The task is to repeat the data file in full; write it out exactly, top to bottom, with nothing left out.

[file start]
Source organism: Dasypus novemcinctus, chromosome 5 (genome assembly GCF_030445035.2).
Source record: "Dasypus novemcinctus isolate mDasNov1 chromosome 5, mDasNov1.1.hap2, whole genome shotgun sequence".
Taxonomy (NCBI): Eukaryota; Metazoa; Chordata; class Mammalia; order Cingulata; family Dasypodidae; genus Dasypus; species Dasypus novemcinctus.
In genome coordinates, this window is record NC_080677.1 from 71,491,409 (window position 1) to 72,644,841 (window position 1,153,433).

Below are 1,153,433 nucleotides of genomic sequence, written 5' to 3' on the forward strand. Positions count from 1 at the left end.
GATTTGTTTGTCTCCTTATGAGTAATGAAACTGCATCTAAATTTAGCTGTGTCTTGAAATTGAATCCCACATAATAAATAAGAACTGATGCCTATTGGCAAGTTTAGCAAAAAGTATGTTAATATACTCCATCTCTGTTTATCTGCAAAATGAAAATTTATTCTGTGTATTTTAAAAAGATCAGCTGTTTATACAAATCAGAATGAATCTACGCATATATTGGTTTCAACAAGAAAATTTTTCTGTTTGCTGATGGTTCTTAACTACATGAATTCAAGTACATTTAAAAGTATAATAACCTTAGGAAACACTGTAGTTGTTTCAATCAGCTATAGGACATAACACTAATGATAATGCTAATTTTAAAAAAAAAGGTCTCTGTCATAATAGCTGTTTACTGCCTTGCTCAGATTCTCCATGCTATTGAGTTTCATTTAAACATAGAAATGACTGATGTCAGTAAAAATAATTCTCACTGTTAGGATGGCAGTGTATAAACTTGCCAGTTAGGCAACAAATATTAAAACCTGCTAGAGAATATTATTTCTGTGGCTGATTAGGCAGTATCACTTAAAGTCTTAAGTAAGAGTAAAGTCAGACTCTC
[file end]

Source organism: Dasypus novemcinctus, chromosome 5 (genome assembly GCF_030445035.2).
Source record: "Dasypus novemcinctus isolate mDasNov1 chromosome 5, mDasNov1.1.hap2, whole genome shotgun sequence".
Taxonomy (NCBI): Eukaryota; Metazoa; Chordata; class Mammalia; order Cingulata; family Dasypodidae; genus Dasypus; species Dasypus novemcinctus.
In genome coordinates, this window is record NC_080677.1 from 71,491,409 (window position 1) to 72,644,841 (window position 1,153,433).

Below are 1,153,433 nucleotides of genomic sequence, written 5' to 3' on the forward strand. Positions count from 1 at the left end.
GATTTGTTTGTCTCCTTATGAGTAATGAAACTGCATCTAAATTTAGCTGTGTCTTGAAATTGAATCCCACATAATAAATAAGAACTGATGCCTATTGGCAAGTTTAGCAAAAAGTATGTTAATATACTCCATCTCTGTTTATCTGCAAAATGAAAATTTATTCTGTGTATTTTAAAAAGATCAGCTGTTTATACAAATCAGAATGAATCTACGCATATATTGGTTTCAACAAGAAAATTTTTCTGTTTGCTGATGGTTCTTAACTACATGAATTCAAGTACATTTAAAAGTATAATAACCTTAGGAAACACTGTAGTTGTTTCAATCAGCTATAGGACATAACACTAATGATAATGCTAATTTTAAAAAAAAAGGTCTCTGTCATAATAGCTGTTTACTGCCTTGCTCAGATTCTCCATGCTATTGAGTTTCATTTAAACATAGAAATGACTGATGTCAGTAAAAATAATTCTCACTGTTAGGATGGCAGTGTATAAACTTGCCAGTTAGGCAACAAATATTAAAACCTGCTAGAGAATATTATTTCTGTGGCTGATTAGGCAGTATCACTTAAAGTCTTAAGTAAGAGTAAAGTCAGACTCTC